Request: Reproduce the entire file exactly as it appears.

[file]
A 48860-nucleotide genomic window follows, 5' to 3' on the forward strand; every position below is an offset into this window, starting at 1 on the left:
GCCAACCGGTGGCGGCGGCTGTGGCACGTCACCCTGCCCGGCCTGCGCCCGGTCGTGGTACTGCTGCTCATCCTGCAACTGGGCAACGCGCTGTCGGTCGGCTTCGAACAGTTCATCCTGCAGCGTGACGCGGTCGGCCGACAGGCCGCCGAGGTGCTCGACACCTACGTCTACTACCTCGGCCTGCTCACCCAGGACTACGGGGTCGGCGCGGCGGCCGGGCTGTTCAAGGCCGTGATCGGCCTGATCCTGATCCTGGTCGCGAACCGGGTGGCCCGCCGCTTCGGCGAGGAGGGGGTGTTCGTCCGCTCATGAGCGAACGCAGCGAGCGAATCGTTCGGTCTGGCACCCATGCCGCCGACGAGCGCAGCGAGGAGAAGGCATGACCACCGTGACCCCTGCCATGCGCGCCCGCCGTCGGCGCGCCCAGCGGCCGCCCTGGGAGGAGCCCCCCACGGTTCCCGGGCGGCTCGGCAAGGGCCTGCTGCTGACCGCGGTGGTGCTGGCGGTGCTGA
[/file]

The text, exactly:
A 48860-nucleotide genomic window follows, 5' to 3' on the forward strand; every position below is an offset into this window, starting at 1 on the left:
GCCAACCGGTGGCGGCGGCTGTGGCACGTCACCCTGCCCGGCCTGCGCCCGGTCGTGGTACTGCTGCTCATCCTGCAACTGGGCAACGCGCTGTCGGTCGGCTTCGAACAGTTCATCCTGCAGCGTGACGCGGTCGGCCGACAGGCCGCCGAGGTGCTCGACACCTACGTCTACTACCTCGGCCTGCTCACCCAGGACTACGGGGTCGGCGCGGCGGCCGGGCTGTTCAAGGCCGTGATCGGCCTGATCCTGATCCTGGTCGCGAACCGGGTGGCCCGCCGCTTCGGCGAGGAGGGGGTGTTCGTCCGCTCATGAGCGAACGCAGCGAGCGAATCGTTCGGTCTGGCACCCATGCCGCCGACGAGCGCAGCGAGGAGAAGGCATGACCACCGTGACCCCTGCCATGCGCGCCCGCCGTCGGCGCGCCCAGCGGCCGCCCTGGGAGGAGCCCCCCACGGTTCCCGGGCGGCTCGGCAAGGGCCTGCTGCTGACCGCGGTGGTGCTGGCGGTGCTGA